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Jewish Journal

JewishJournal.com

August 13, 1998

Community

http://www.jewishjournal.com/old_stories/article/community_19980814

 

 

 

A Passion for Politics -- and Sports

By Ruth Stroud, Staff Writer

New chair of the JCRC, Howard Welinsky, talks about his upcoming term

Howard Welinsky is guarded when he talks politics. As the new chair of the Jewish Community Relations Committee, which is a two-year term, he doesn't want to offer too many clues about his beliefs. The JCRC, a department of the Los Angeles Jewish Federation, is a consensus organization, after all, and, even though Welinsky is a well-known Democratic Party activist and left-of-center liberal, as the new lay head of this organization, he doesn't intend to wear his political inclinations on his sleeve. During a recent interview, Welinsky seemed more enthusiastic about discussing his other passion -- sports. "I'm a big sports nut," admitted the blue-eyed, bearded and balding Welinsky, digging into a plate of lox and eggs. He's flown all over the country in support of the UCLA basketball and football teams and is a season ticket holder for both.

Howard Welinsky

A past chair of the JCRC's Israel and Government Relations commissions and a vice chair of the JCRC, Welinsky says he wants to continue the efforts of his immediate past predecessor, Carmen Warschaw, to make the JCRC "as representative of the entire community as possible." That means making sure it has as many board members from the right as from the left. Welinsky describes himself as "a pragmatic progressive," but says the word, "liberal," doesn't bother him. He prides himself on having good relationships with legislators on both sides of the political aisle in Sacramento, cementing friendships with several while on missions to Israel. Among them: Assembly speaker Antonio Villaraigosa, a Democrat who went on the Federation's Golden Anniversary Mission to Israel last November; and Jim Brulte, an influential Republican state senator who is close to Gov. Pete Wilson.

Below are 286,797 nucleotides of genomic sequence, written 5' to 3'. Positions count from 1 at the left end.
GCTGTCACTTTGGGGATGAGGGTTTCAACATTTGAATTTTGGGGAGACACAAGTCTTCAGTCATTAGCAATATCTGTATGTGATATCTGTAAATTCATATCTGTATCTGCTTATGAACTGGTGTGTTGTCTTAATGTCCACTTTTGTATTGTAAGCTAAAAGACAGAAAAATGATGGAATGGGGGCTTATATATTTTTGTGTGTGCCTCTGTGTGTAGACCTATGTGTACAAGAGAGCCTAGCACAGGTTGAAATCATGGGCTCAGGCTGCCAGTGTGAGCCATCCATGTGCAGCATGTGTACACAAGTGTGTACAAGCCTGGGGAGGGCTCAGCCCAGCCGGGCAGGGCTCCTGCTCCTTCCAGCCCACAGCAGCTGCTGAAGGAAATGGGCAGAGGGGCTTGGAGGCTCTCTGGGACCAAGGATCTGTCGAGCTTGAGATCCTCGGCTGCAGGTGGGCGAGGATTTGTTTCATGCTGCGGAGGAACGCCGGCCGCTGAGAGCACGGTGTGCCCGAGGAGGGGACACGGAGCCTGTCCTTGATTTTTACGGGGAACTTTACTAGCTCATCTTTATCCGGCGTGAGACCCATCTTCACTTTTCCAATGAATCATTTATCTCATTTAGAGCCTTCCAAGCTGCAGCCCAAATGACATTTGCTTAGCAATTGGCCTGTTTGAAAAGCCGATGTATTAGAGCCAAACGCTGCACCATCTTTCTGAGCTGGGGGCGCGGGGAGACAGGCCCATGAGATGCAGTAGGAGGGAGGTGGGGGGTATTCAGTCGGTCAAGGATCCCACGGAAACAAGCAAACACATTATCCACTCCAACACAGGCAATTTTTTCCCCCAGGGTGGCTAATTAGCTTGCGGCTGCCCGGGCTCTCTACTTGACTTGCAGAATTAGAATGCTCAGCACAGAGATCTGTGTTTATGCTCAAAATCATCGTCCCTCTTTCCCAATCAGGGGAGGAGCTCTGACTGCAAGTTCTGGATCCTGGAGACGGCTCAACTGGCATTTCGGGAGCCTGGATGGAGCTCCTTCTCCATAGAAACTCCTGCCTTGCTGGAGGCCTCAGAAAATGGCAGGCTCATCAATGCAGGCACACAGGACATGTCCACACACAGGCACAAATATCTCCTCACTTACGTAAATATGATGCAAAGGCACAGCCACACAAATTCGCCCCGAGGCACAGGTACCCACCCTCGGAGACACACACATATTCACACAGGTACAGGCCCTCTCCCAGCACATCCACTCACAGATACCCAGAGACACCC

On his list of priorities is to help re-involve the Jewish community in the political process. Voter registration, as well as political interest, among Jews isn't as high as it once was, Welinsky said. Making sure that local, state and national legislators pay attention to the needs of the Jewish community is also crucial, he said. The Jewish community receives more government money -- $50 million to $75 million -- than the $40-million-plus it raises through the Federation's United Jewish Fund campaign, Welinsky said. "That's a fact that isn't well understood." Establishing and maintaining good relationships with lawmakers is crucial to maintaining the healthy flow of public dollars to Jewish agencies.

A lifelong bachelor, Welinsky, 48, was born, raised and still lives in Culver City -- only about a mile from his 70-year-old mother, Lee, whom he credits with shaping his political consciousness. He remembers walking local precincts with Lee, who served on the Culver City Planning Commission and, until recently, was president of the Culver City Democratic Club, a position her son had in the '70s.

Professionally, Welinsky has spent almost his entire working life at Warner Bros., most recently as senior vice president of administration. His list of volunteer activities is much longer than his studio resume. In addition to his UCLA and JCRC duties, he has chaired the Jewish Public Affairs Committee, sits on the executive board of AIPAC (American Israel Public Affairs Committee) and the board of American Jewish Congress, and chairs Democrats for Israel, which he is a past president and holds positions with the Los Angeles County and California Democratic central committees. He served on the National Democratic Convention Platform Committee in 1992 and as a delegate three times, including 1996.

Welinsky brings to the JCRC "the same kind of love of the political system that Carmen [Warschaw] had," JCRC Executive Director Michael Hirschfeld said. Well connected in both political and Jewish communal circles, he is "a quintessential activist," Hirschfeld said.

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